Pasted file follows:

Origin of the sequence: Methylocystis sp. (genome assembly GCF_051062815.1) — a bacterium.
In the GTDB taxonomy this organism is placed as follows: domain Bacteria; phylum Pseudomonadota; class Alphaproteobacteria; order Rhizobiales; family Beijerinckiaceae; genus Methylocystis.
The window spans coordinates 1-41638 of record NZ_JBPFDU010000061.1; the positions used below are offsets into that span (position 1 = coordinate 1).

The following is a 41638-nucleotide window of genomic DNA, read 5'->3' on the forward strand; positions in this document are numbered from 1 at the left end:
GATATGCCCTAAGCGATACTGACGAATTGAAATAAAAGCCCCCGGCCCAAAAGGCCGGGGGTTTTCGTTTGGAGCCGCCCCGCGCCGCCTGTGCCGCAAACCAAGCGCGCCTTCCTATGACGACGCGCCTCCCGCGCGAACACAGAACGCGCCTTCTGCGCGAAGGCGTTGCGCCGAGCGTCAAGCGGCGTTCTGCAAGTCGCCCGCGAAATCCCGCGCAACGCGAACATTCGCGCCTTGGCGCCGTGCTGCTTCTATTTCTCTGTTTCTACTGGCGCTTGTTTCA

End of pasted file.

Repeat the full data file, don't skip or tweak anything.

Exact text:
Origin of the sequence: Methylocystis sp. (genome assembly GCF_051062815.1) — a bacterium.
In the GTDB taxonomy this organism is placed as follows: domain Bacteria; phylum Pseudomonadota; class Alphaproteobacteria; order Rhizobiales; family Beijerinckiaceae; genus Methylocystis.
The window spans coordinates 1-41638 of record NZ_JBPFDU010000061.1; the positions used below are offsets into that span (position 1 = coordinate 1).

The following is a 41638-nucleotide window of genomic DNA, read 5'->3' on the forward strand; positions in this document are numbered from 1 at the left end:
GATATGCCCTAAGCGATACTGACGAATTGAAATAAAAGCCCCCGGCCCAAAAGGCCGGGGGTTTTCGTTTGGAGCCGCCCCGCGCCGCCTGTGCCGCAAACCAAGCGCGCCTTCCTATGACGACGCGCCTCCCGCGCGAACACAGAACGCGCCTTCTGCGCGAAGGCGTTGCGCCGAGCGTCAAGCGGCGTTCTGCAAGTCGCCCGCGAAATCCCGCGCAACGCGAACATTCGCGCCTTGGCGCCGTGCTGCTTCTATTTCTCTGTTTCTACTGGCGCTTGTTTCA